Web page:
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Ten Birth Tales of the Buddha

Image Ten Birth Tales of the Buddha

A pair of guardian figures seated
British Library MS Pali 207, f.48
Copyright © The British Library Board
A high-quality version of this image can be purchased from British Library Images Online. For more information email imagesonline@bl.uk

This manuscript from Thailand dates from the late 18th century and is a fine example of how Buddhist scriptures were illustrated in folding book form.

Given to the India Office in 1825, this is perhaps the earliest acquired Thai manuscript in a British collection. A note at the end of the manuscript states that it was “Presented by Ltt Coll Clifford by the hands of W Wigram Esqe, 9th Dec 1825”. Lt. Col. Miller Clifford served in the British Army during a long career beginning in the West Indies in 1794. In 1824 he was with the 89th Regiment of Foot in the first Burma war, which was where he must have acquired this fine Thai manuscript. Wigram was a director of the East India Company; he doubtless carried the manuscript to England on Clifford’s behalf.

What are the Ten Birth Tales of the Buddha about?

In Thai painting tradition, the Buddha was widely represented by scenes of the events of his life, and of his 547 previous lives, which are described in the Jātaka tales of the Pali Canon in a mixture of prose and verse. Scenes of the Buddha’s previous lives are prevalent in Thai illustrated manuscripts, especially his last ten existences before he was born as Gautama Buddha. Curiously, the illustrations rarely accompany the relevant scriptures that recount the birth tales. They are shown with extracts from the Abhidhamma section of Buddhist scripture, which treats psychological and philosophical subjects. 

The Ten Birth Tales of the Buddha are known as Thotsachat in Thailand. The very last of them is far the most important. It is known as the Great Birth Tale (Mahachat), or else by its proper name, the Vessantara Jātaka, after the name of its hero, Prince Vessantara. Its narrative embodies the greatest of all Buddhist virtues, that of giving. The retelling of the Great Birth tale is regarded as an act of Buddhist merit, and its recitation by monks is the occasion for a great celebration that lasts a full day and night. 

What exactly is in this book? 

The text of this book contains extracts from the Abhidhamma scriptures. The overall title Mahābuddhaguna (Great Qualities of the Buddha) is given to the text, which is written in Cambodian (Khmer) Mul script, but in Pali language. Cambodian Mul script was often used for the production of Buddhist folding books in Central Thailand. 30 paired illustrations make this book a rare treasure of Thai manuscript painting. The first 20 paired paintings illustrate the ten birth tales, including the Bhuridatta birth tale where the Buddha to be is reborn as a great serpent (or nāga) who exemplifies the virtue of forbearance. Scenes from the Candakumara birth tale show a ceremony that is plotted by evil Brahmins to sacrifice the Buddha to be, but god Indra descends from heaven and destroys the ceremony and the evil Brahmins. Additional scenes follow, depicting the gods Indra and Brahma, angels, and benevolent demons. The last pair of scenes depicts monks and laymen engaged in drinking tea, eating sweets and play. The paintings are simply composed, but the artist’s command of line and form, composition and colour, are all exemplary. The pale coloured backgrounds are typical of the late Ayutthaya and early Thonburi periods (late 18th century).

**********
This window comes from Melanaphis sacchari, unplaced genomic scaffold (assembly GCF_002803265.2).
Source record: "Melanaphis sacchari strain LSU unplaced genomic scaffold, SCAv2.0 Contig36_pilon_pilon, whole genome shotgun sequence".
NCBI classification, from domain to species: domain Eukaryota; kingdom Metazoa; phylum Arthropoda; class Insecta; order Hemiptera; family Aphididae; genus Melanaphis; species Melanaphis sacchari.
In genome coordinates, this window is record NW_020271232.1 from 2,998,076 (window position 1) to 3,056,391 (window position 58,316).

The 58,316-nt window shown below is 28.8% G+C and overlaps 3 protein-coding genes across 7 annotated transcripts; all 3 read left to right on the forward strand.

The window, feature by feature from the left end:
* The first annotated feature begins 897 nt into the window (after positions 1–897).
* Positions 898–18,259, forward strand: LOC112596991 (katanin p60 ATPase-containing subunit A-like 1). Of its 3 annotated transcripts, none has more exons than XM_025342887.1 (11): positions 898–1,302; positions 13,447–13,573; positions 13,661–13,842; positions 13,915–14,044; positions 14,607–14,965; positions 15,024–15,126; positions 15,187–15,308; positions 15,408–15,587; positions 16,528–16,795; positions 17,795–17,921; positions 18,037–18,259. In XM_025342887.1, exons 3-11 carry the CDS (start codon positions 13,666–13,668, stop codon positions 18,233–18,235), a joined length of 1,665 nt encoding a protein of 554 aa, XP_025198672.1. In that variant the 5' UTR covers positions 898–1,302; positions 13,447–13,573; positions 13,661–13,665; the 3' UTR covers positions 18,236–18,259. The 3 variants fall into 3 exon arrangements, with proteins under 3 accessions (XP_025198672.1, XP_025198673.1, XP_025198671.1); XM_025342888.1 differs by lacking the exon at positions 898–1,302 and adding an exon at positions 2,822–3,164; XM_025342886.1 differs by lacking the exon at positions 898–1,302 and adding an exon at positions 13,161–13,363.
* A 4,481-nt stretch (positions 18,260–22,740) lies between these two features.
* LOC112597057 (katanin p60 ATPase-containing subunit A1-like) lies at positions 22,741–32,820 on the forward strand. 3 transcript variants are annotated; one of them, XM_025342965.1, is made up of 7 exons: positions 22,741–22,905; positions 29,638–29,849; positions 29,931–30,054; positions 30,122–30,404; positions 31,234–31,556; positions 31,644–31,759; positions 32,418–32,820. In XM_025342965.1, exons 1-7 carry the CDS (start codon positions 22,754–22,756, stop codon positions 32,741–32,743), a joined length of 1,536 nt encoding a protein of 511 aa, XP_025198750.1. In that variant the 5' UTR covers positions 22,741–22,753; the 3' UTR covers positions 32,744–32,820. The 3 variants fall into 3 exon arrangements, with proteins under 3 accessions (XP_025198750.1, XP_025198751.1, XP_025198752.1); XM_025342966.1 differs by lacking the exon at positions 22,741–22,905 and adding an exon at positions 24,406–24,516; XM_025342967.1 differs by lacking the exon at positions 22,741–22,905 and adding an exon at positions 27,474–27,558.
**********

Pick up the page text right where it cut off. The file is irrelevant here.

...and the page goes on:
How was this book made, and what for? 

The paper of this book is made from the bark of the Khoi tree (Streblus asper, or Trophis aspera). The bark was stripped from the tree, soaked in water and then beaten with wooden mallets until the bark separated into fibres. The fibres were dried on a flat surface until they gained the consistency of cardboard. After trimming the edges to 60 cm in length, the paper was folded accordion-like to form a book of 9 cm width. The paper is of a dull cream-buff, and the writing was done with black China ink and a bamboo pen. 

Traditional Thai manuscript painters had only a limited range of colours made from available natural materials. Red and yellow ochre, as well as white were obtained from local minerals. Black was produced from lampblack, carbon or crushed charcoal. Greens and blues were mostly produced from vegetable matter (for example Indigofera), only by the 18th century was malachite imported from China to produce a bright green colour. Also gold was used lavishly. Natural pigments were mixed with the sap of a tree to improve adhesion to the paper. 

The production of illustrated folding books ranks as one of Thailand’s greatest cultural achievements. They were produced for different purposes in Buddhist monasteries and at the royal and local courts, as well. First of all, such books served as teaching material and handbooks for Buddhist monks and novices. Classical Buddhist literature, prayers (Sutras) and moral teachings were also read to the lay people during religious ceremonies. The production of folding books – and even sponsoring their production - was regarded as a great act of merit making. Therefore, folding books quite often are a kind of “Festschrift” in honour of a deceased person.

How can I find out more about Thai folding books?

If you would like to know more about Thai folding books, or Thai manuscripts in general, two useful sources are the research works of late Dr Henry Ginsburg, the former Curator of Thai Collections at the British Library. 

Ginsburg, Henry: Thai art and culture. Historic manuscripts from Western Collections. London : British Library, 2000. (ISBN 0 7123 4620 1) 

Ginsburg, Henry: Thai manuscript painting. London : British Library, 1989. (ISBN 0 7123 0162 3)

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